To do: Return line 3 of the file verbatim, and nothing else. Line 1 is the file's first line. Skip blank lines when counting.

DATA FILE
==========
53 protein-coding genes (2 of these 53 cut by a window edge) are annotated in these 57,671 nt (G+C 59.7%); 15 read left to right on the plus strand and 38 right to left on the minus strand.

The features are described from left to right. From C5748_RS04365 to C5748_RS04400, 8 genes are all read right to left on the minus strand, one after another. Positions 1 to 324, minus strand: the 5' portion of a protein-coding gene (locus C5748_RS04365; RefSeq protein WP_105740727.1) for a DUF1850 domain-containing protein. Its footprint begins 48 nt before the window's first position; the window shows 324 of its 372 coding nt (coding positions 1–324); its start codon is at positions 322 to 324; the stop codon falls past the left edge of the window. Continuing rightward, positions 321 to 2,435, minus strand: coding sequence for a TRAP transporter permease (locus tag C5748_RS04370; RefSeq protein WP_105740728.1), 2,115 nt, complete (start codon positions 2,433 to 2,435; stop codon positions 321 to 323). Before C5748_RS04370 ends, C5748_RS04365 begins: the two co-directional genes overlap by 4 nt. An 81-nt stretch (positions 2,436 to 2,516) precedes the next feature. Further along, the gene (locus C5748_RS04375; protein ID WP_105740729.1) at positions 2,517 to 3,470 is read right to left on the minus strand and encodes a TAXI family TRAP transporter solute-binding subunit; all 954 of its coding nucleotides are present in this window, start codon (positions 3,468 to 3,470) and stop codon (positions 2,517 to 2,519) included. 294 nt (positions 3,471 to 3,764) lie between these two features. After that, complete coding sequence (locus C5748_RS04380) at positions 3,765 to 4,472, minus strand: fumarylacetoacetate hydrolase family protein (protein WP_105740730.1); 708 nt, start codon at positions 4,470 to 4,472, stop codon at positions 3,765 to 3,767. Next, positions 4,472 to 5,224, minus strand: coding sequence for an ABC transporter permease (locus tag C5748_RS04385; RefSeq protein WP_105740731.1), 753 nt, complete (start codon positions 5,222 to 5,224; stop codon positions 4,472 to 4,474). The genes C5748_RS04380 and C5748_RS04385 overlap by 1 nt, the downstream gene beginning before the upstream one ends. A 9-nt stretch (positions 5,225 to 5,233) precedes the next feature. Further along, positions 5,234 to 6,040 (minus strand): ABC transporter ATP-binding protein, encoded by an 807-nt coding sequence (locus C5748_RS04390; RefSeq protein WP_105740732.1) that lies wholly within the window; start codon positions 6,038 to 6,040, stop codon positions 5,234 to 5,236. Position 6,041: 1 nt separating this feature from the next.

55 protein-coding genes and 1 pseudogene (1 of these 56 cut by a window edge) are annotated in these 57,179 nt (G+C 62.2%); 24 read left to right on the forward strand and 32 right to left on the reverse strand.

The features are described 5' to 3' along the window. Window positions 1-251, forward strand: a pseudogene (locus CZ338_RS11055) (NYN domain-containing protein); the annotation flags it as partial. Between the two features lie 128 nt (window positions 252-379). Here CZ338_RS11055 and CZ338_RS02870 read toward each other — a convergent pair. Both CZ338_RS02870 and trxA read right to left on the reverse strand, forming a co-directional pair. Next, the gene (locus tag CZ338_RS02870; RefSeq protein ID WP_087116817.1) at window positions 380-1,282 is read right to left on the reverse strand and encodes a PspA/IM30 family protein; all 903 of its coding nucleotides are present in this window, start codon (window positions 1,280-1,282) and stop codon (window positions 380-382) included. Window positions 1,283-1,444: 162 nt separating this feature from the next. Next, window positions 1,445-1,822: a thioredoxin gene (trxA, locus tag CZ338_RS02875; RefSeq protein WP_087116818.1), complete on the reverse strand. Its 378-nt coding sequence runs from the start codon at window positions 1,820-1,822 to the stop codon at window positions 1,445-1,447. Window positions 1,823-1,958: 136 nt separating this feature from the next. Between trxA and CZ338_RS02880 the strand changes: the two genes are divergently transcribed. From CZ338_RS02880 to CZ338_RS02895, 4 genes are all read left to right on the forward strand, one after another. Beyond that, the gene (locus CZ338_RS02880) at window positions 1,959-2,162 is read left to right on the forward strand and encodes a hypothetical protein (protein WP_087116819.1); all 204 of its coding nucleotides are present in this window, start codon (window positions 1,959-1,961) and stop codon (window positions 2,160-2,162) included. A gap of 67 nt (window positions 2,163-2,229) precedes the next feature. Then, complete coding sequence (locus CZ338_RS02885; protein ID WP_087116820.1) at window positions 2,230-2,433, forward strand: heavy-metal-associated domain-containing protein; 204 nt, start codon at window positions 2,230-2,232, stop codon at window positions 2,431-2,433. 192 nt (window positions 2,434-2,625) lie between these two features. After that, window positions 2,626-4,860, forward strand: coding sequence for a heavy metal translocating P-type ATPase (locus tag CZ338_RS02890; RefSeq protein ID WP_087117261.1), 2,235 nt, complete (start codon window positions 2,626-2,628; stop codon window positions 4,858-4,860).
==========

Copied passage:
55 protein-coding genes and 1 pseudogene (1 of these 56 cut by a window edge) are annotated in these 57,179 nt (G+C 62.2%); 24 read left to right on the forward strand and 32 right to left on the reverse strand.